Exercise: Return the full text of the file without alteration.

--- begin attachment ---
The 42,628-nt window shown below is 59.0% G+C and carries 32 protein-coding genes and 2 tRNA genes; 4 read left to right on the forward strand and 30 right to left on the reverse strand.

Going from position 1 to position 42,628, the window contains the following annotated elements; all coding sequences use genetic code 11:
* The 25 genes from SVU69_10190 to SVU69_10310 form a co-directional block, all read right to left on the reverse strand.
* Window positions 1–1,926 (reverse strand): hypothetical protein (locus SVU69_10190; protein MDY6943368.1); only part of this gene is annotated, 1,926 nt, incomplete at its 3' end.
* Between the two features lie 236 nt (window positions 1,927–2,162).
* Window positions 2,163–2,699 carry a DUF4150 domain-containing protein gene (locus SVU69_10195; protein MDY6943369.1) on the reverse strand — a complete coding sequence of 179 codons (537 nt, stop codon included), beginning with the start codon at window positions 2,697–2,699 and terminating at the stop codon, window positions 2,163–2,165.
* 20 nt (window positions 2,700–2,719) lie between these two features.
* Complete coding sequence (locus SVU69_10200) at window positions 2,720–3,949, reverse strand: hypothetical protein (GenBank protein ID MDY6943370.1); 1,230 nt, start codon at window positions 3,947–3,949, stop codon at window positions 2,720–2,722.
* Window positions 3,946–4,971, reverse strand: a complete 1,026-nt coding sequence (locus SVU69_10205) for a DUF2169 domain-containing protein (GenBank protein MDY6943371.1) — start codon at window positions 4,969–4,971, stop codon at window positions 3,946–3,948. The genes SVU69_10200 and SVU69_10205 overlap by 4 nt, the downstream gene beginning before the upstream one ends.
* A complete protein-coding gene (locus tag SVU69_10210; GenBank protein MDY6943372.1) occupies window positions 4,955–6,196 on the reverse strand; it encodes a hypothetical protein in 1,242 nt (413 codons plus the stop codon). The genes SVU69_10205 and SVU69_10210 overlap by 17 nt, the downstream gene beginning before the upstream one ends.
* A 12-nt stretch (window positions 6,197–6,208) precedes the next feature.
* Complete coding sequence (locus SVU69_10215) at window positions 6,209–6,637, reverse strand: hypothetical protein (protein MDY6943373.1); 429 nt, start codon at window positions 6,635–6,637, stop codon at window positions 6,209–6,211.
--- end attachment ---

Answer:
The 42,628-nt window shown below is 59.0% G+C and carries 32 protein-coding genes and 2 tRNA genes; 4 read left to right on the forward strand and 30 right to left on the reverse strand.

Going from position 1 to position 42,628, the window contains the following annotated elements; all coding sequences use genetic code 11:
* The 25 genes from SVU69_10190 to SVU69_10310 form a co-directional block, all read right to left on the reverse strand.
* Window positions 1–1,926 (reverse strand): hypothetical protein (locus SVU69_10190; protein MDY6943368.1); only part of this gene is annotated, 1,926 nt, incomplete at its 3' end.
* Between the two features lie 236 nt (window positions 1,927–2,162).
* Window positions 2,163–2,699 carry a DUF4150 domain-containing protein gene (locus SVU69_10195; protein MDY6943369.1) on the reverse strand — a complete coding sequence of 179 codons (537 nt, stop codon included), beginning with the start codon at window positions 2,697–2,699 and terminating at the stop codon, window positions 2,163–2,165.
* 20 nt (window positions 2,700–2,719) lie between these two features.
* Complete coding sequence (locus SVU69_10200) at window positions 2,720–3,949, reverse strand: hypothetical protein (GenBank protein ID MDY6943370.1); 1,230 nt, start codon at window positions 3,947–3,949, stop codon at window positions 2,720–2,722.
* Window positions 3,946–4,971, reverse strand: a complete 1,026-nt coding sequence (locus SVU69_10205) for a DUF2169 domain-containing protein (GenBank protein MDY6943371.1) — start codon at window positions 4,969–4,971, stop codon at window positions 3,946–3,948. The genes SVU69_10200 and SVU69_10205 overlap by 4 nt, the downstream gene beginning before the upstream one ends.
* A complete protein-coding gene (locus tag SVU69_10210; GenBank protein MDY6943372.1) occupies window positions 4,955–6,196 on the reverse strand; it encodes a hypothetical protein in 1,242 nt (413 codons plus the stop codon). The genes SVU69_10205 and SVU69_10210 overlap by 17 nt, the downstream gene beginning before the upstream one ends.
* A 12-nt stretch (window positions 6,197–6,208) precedes the next feature.
* Complete coding sequence (locus SVU69_10215) at window positions 6,209–6,637, reverse strand: hypothetical protein (protein MDY6943373.1); 429 nt, start codon at window positions 6,635–6,637, stop codon at window positions 6,209–6,211.